According to Hawkins and Mothersbaugh (2010) online consumer behavior can be defined as the study of individuals, groups, or organizations and the process they use to select, secure, use, and dispose of products, services, experiences, or ideals to satisfy needs and the impacts that these processes have on the consumer and society.
There are many variables to consider when outlining behaviors of internet consumerism. Three main factors are affected by behaviors of online consumers, attitudes towards online shopping, motivations, such as price, convenience and hedonic motivations, and online information search (Vazquez & Xu, 2009). If a person has a positive experience of shopping on the internet, then their attitude will affect the outcome of purchasing online.
Online consumers feel more in control when they can search with relative ease of low prices and special offers. A great motivation of online shopping is the comparison of prices, more information is available online concerning the products, which allows the consumer to make better decisions.
The problem of online consumers is important and requires further research, because online shopping could become the way of shopping for most of the world. In contrast to this scenario, is the fact that we are losing our ability to maintain a high level of customer service on- site. The employees many shoppers encounter seem more to be filling a spot than actively engaging in helping consumers with purchases or becoming knowledgeable about what they sell. Online consumerism is not however without its apprehensions.
Research conducted by Janda, stated in her article that there were, four consumer online concerns identified, privacy, security, credibility, and virtual experience all having negative effects on consumer purchasing (2008, p. 339). Online consumers are worried about their personal information being collected when purchasing on the internet. The transference of information makes some consumers nervous and they do not want to take the risk. Shipping and return policies is also a major concern along with the credibility of the online retailers when looking into the merchandise descriptions.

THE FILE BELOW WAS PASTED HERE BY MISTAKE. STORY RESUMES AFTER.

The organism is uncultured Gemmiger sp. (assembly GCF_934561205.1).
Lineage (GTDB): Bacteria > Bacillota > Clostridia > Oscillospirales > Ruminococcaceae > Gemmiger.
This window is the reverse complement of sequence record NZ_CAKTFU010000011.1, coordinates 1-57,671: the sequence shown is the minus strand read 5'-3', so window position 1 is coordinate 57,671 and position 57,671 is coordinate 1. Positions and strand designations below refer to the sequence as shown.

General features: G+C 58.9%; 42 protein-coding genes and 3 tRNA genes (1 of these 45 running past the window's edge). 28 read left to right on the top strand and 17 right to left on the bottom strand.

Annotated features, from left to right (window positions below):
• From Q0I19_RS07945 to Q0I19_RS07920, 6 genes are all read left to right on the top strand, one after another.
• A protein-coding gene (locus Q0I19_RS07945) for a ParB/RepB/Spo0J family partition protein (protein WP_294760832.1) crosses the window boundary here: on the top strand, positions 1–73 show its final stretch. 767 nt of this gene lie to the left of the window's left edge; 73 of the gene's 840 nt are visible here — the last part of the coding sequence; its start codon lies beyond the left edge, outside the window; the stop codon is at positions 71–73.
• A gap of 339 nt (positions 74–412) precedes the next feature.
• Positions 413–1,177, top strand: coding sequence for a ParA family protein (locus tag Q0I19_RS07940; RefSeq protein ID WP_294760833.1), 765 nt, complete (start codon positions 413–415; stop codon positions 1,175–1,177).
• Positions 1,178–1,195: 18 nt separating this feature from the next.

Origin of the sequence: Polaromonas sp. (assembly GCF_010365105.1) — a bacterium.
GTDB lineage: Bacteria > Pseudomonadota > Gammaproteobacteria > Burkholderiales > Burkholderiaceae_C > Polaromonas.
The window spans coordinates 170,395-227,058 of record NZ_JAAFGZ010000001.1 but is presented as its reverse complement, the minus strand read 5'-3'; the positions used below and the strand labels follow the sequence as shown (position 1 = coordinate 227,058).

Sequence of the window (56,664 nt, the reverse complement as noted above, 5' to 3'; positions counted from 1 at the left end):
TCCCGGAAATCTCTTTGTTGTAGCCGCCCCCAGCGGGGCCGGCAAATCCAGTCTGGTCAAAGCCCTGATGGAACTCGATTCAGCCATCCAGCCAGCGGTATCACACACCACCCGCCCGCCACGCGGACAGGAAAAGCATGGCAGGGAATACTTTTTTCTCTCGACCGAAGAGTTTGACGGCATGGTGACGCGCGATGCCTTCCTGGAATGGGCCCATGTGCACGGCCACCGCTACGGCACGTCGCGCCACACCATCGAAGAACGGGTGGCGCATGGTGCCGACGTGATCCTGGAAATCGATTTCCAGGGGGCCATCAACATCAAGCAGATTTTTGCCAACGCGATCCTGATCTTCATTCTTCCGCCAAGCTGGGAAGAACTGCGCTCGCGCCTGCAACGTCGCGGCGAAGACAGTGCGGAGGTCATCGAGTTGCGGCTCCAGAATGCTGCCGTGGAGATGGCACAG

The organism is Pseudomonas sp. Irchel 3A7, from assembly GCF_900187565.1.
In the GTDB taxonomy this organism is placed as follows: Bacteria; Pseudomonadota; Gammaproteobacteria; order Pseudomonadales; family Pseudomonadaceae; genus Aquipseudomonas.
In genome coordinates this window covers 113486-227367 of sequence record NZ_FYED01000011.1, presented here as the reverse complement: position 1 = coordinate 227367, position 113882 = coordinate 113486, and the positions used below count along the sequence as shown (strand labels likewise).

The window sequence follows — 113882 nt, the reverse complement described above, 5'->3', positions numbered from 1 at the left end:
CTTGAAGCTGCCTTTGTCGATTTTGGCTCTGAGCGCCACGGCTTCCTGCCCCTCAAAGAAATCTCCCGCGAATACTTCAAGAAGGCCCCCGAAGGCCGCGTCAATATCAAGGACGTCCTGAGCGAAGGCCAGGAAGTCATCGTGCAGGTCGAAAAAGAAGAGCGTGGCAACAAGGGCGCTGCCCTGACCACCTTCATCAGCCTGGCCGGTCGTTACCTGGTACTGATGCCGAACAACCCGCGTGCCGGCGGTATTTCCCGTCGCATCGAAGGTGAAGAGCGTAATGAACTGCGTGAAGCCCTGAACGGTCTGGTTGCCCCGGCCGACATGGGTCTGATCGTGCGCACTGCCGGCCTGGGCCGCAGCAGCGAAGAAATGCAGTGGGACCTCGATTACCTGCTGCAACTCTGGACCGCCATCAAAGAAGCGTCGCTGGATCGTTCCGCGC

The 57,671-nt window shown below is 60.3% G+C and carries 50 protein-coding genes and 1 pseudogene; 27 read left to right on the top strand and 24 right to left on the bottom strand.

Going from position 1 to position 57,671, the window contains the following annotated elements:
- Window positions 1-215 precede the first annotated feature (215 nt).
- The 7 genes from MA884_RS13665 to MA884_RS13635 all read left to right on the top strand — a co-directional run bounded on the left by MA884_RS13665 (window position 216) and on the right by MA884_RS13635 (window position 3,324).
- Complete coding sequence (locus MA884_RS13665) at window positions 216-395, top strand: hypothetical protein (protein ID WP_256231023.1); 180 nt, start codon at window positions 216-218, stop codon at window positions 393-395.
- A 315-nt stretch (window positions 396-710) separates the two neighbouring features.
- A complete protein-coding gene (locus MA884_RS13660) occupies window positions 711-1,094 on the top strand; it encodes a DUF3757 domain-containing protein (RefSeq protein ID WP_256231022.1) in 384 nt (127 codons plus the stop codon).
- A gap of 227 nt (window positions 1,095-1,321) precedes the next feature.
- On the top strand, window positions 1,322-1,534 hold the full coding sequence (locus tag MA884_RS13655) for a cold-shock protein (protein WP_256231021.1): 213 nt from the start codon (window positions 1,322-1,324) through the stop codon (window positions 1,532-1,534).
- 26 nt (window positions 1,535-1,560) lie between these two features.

Consumers that had more experience with navigating the internet felt safer and comfortable while using the internet at their residence or on the job, rather than using community computers (Koyuncu & Lien, 2003, p. 721). Another negative behavioral pattern documented is that of compulsive buying tendencies. These tendencies to over buy can have detrimental effects on the consumer, notably affecting monies, feelings, and relationships. According to The Relationships Between Consumers Tendencies to Buy Compulsively and Their Motivation to Shop and Buy on the Internet, Somewhere between five and nine percent of Americas population could be identified as people who have a propensity to compulsively buy (Kukar-Kinney, Ridgeway, & Monroe, 2009). Motivators of this type of behavior include the very key ingredients of online shopping. These motivations are the following items that may be purchased at any time, shopping can be done frequently, a broader variety exist, and also purchases may be brought in private.
According to this research the following results show that, search costs were the most important motivation, followed by product assortment/price, brand equity, transaction costs, customer orientation, and perceived quality. The least important motivation associated with online auction behaviors was social interaction. (Jeon, Crustsinger, & Kim, 2008, p. 36). To determine which factors and variables are associated with online consumer behaviors, several questionnaires will be emailed to a random chosen amount of email participants. The questionnaire will explore which factors and variables have an impact on online behaviors. 1. What factors and variables identify the behaviors of online consumers? 2. What strategies can be formulated to control online behaviors and purchasing?
Hawkins, D., & Mothersbaugh, D. (2010). Consumer behavior and marketing Strategy. In Consumer Behavior: Building Marketing Strategy (11thED.) Columbus, Ohio: McGraw- Hill. Janda, S. (2008). Does gender moderate the effect of online concerns on purchase likelihood? Journal of Internet Commerce, 7(3), 339-358. doi: 10.1080/15332860802250401 Jeon, S., Crustsinger, C., & Kim, H. (2008). Exploring online auction behaviors and motivations. Journal of Family and Consumer Sciences, 100(2), 31-40. doi: 1082-1651
Koyuncu, C., & Lien, D. (2003). E-commerce and consumers purchasing behavior. Journal of Applied Economics, 35(6), 721. Retrieved from http://go.galegroup.com.ezproxy.liberty.edu:2048/ps/i.do?id=GALE%7CA102272684&v=2.1&u=vic_liberty&it=r&p=AONE&sw=w Kukar-Kinney, M., Ridgway, N., & Monroe, K. (2009). The relationship between consumers tendencies to buy compulsively and their motivations to shop and buy on the internet: Consumer Behavior and Retailing. Journal of Retailing, 85(3), 298-307. doi: 10.1016/j.jretai.2009.05.002 Vazquez, D., & Xu, X. (2009). Investigating linkages between online purchase behaviour variables. International Journal of Retail & Distribution Management, 37(5), 408. doi: http://dx.doi.org.ezproxy.liberty.edu:2048/10.1108/09590550910954900
Janda, S. (2008). Does gender moderate the effect of online concerns on purchase? likelihood? Journal of Internet Commerce, 7(3), 339-358.
Jeon, S., Crustsinger, C., & Kim, H. (2008). Exploring online auction behaviors and motivations. Journal of Family and Consumer Sciences, 100(2), 31-40. Koyuncu, C., & Lien, D. (2003). E-commerce and consumers purchasing behavior. Journal of Applied Economics, 35(6), 721.
Kukar-Kinney, M., Ridgway, N., & Monroe, K. (2009). The relationship between consumers tendencies to buy compulsively and their motivations to